Raise your hand if you've ever decided that you can't spend "too much" on clothes because you were going to be a different size before long. Yeah, me too. Your weight is affected by a lot of things. It could be medication, a medical condition, a diet, or a new fitness regime. Weight goes up, weight goes down - this is life. We all know how lousy it feels to be stuck wearing ill-fitting clothing, especially to the office. There's gotta be a better way that doesn't involve spending a fortune.
I categorize my coats and jackets by temperature - one is for 60-70 degree weather, another for 40-60 degrees, one for anything below 40 degrees, and a bunch of light jackets that are more about completing an outfit than warmth.
We don't get rid of our winter coats in the spring. We pack them away to make room for our warm weather pieces. And yet when our weight changes, we give away all our clothes that don't fit anymore.
But the only constant in life is change. One knee injury and you may be spending more time on the couch than usual. The doctor could put you on a different medication. You might start walking two miles every morning to help a friend get out of the house. It's so much easier (and cheaper) to pull out a storage bag of clothes than to buy new ones.
Of course, this assumes your clothes are classic styles. Though it may be worth holding on to trendy pieces just in case - cold shoulder tops (for example) have remained in style for several years, and 3/4 sleeves are a trend that became a classic.
That doesn't mean you need a completely different set of clothing for each 10 pound increment on the scale. Some styles have more wiggle room than others.
Clothing with a relaxed fit (such as Vikki Vi Classics) can accommodate weight fluctuations. You can gain or lose 2-3 inches and still wear the same size. I'm also a big fan of elastic waistbands for obvious reasons.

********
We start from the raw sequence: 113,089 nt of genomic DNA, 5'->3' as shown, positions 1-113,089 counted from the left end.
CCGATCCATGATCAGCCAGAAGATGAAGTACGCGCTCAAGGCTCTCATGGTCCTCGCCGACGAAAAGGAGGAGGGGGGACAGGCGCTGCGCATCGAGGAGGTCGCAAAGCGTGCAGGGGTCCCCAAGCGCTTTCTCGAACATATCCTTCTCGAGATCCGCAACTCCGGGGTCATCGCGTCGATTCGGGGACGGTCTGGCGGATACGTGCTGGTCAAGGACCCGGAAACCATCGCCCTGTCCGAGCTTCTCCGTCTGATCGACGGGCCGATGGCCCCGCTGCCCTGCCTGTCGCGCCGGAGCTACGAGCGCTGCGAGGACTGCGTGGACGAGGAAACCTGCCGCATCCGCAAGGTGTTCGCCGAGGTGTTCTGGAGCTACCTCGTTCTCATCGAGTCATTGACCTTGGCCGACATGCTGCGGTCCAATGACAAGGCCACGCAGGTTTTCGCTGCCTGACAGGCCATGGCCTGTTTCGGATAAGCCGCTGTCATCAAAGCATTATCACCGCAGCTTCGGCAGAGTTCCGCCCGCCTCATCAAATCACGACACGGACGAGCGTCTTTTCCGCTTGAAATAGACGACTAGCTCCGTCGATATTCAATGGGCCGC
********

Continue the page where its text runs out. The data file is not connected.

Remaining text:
You can cinch in a too-big dress with a belt. You know that and probably never do it because "creating the illusion of a waist" requires "relinquishing the ability to breathe". But you can wear a belt right below the bust, creating an empire waist effect - the excess volume becomes part of the style.
You can also pull all the excess material to the back and hold it in place with a safety pin. It's a trick that stylists use for photo shoots and store mannequins. Slip on a jacket to conceal the pin and no one will know. I don't recommend doing this with our Classics (too stretchy), but it would work well with our Jersey Classics.
I have a small collection of too-tight tops that I layer underneath other pieces. I don't mean under a jacket that would reveal how tight the top is across my chest and middle. I mean under a sundress with spaghetti straps where the tight bits are concealed by the dress, and my bra straps are hidden by the top.
Too-big tops are great for sick days on the couch, or when you don't want clothing rubbing against a sunburn or stitches.
Respect Your Clothing
You put a lot of effort into buying clothes - and working so that you can afford lots of great clothes. It makes more sense to buy the nicest pieces you can afford and keep them around than to buy the cheap stuff. Even when you're not sure what your weight will be in six months.